Roof Top Solor

A solar photovoltaic (PV) system mounted on a rooftop of a building is a minipower plant that converts solar energy into electricity to meet the property’s

power requirements or feed into the grid. Although anyone can install a solar rooftop system, the size of the installation varies significantly depending on availability of space, amount of electricity consumed by the property, and the ability or willingness of the owner to invest the capital required.

The basic components of a solar rooftop PV system include PV modules, inverters, and mounting structures. Other components like string boxes, transformers, meters, charge controllers, batteries, and generators can also be incorporated into the system, depending on its size.

1. Solar panels

2. Charge controller

3 Battery bank

4. Interactive inverter

5. Main switch box

6 Consumer load

7.Power meter

8 Utility service

It is important to choose the right components for the most effective use of solar PV systems. A PV module can generate 10–300 W output. The size of a solar PV module or panel required will depend not only on the output (requirement of the system) but also on the efficiency of the system. Expressed in percentage, the efficiency of the solar panel quantifies its ability to convert sunlight into electricity. Therefore, more the efficiency, more will be the electricity generated by a panel for a given area of exposure to sunlight. A majority of the panels available in the market today are around 14–16 per cent efficient, with a lifespan of 25 years. Solar modules do not require a lot of maintenance but it is good to clean the system of dust and bird droppings regularly to maintain the efficiency of the system.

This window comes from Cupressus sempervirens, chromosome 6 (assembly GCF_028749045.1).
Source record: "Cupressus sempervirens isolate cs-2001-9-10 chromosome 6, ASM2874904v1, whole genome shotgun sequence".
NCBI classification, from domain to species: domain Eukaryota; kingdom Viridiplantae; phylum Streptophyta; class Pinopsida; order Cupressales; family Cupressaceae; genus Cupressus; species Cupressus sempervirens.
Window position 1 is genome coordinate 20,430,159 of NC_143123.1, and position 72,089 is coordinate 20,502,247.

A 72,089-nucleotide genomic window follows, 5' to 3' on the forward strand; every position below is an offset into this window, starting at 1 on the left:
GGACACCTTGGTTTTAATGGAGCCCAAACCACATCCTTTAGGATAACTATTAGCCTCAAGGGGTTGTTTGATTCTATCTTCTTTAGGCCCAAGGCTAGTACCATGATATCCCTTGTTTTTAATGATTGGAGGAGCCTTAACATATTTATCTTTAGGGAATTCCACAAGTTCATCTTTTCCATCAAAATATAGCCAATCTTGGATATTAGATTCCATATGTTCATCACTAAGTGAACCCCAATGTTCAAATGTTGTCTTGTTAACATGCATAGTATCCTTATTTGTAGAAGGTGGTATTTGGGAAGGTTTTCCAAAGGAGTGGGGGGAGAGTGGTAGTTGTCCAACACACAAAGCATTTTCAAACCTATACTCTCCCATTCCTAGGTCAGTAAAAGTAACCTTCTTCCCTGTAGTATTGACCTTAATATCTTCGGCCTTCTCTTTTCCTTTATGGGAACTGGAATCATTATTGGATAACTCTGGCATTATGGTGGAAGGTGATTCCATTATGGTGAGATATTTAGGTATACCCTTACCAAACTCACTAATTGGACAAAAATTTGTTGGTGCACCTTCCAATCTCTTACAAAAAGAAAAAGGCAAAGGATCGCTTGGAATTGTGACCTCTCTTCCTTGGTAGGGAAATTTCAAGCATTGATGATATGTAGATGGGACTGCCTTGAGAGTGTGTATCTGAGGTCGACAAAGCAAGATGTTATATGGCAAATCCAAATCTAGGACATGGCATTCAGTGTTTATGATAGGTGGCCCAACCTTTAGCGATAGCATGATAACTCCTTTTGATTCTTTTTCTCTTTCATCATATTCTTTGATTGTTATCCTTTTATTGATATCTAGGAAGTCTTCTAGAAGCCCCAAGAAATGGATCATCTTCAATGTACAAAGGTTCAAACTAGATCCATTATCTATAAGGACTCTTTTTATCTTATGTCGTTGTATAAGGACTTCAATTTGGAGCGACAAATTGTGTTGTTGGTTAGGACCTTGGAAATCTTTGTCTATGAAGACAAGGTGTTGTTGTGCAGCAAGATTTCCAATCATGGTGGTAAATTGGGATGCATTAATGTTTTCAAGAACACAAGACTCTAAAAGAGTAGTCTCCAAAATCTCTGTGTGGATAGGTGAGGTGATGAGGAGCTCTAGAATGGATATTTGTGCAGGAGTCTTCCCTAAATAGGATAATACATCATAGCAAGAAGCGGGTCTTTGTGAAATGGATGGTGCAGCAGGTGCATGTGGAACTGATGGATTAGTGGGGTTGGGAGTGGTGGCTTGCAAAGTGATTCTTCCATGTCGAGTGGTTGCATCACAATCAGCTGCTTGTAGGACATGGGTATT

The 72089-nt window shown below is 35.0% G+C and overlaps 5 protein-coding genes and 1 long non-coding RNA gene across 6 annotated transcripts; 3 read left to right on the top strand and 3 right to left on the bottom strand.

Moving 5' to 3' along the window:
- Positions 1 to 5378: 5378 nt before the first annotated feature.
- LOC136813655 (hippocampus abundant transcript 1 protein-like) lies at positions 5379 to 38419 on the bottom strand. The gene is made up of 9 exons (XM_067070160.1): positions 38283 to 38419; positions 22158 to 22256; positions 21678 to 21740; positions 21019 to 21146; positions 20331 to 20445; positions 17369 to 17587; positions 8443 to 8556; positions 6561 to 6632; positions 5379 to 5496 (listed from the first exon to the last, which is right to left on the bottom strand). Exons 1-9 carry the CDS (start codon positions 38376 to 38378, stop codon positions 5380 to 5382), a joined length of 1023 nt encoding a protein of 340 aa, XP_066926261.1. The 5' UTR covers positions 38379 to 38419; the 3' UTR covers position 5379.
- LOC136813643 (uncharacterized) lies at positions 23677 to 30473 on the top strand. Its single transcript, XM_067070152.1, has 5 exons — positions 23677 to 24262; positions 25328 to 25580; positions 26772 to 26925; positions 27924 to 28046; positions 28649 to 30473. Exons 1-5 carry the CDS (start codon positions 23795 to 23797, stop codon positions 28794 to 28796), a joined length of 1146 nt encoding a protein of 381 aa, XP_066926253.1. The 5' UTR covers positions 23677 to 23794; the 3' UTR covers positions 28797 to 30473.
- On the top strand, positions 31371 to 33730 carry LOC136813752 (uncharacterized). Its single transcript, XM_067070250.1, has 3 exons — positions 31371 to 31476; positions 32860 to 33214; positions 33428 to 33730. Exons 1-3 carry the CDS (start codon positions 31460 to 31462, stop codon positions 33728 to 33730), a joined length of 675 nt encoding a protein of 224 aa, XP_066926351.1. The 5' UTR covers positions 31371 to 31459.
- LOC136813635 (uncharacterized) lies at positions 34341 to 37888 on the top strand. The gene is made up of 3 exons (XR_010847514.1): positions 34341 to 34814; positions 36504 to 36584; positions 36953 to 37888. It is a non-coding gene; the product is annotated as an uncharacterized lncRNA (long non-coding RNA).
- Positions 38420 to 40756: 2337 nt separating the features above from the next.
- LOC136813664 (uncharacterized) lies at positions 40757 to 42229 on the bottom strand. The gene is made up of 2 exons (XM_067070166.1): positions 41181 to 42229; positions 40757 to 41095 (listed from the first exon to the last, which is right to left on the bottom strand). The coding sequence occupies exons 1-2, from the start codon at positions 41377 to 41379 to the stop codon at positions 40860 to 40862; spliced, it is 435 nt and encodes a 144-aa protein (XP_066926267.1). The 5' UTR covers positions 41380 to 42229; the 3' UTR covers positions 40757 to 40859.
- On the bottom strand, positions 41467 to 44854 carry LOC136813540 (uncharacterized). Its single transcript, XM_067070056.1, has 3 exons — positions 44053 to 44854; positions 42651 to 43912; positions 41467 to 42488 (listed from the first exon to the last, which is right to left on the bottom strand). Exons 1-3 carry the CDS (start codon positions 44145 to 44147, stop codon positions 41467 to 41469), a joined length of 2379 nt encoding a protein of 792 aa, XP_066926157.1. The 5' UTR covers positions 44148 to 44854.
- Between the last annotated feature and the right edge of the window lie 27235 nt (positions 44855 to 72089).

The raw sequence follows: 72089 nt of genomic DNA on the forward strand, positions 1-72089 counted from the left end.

Two types of batteries are commonly used in solar systems—lead-acid batteries and lithium-ion batteries. Lead-acid batteries are cheaper and more reliable. Most household inverters rely on the dependable technology of lead-acid batteries. But these batteries are bulkier and have a lower lifespan of five–ten years. They are 80 per cent efficient (four-fifths of the energy stored in them can be reclaimed). Lithium-ion batteries are used in phones and laptops. They possess a greater depth
of discharge (reusable capacity) and, therefore, have a longer lifespan of 13–18 years. However, they are 50 per cent costlier than lead-acid batteries, and are less commonly used in rooftop systems.
Generally, modules come with a warranty of 20–25 years. The output of a panel falls down every year (degradation) by around 0.8 per cent, which means a panel will produce around 80 per cent of its rated power after 25 years of use. Most solar panels used in India are made in China. The longest operating PV plant in the world is in Spain. Installed in 1994, it supplies electricity to the national grid. Small-scale solar PV systems began to be installed in India in the 1980s. The longest operating large-scale PV plant in the country was established in 20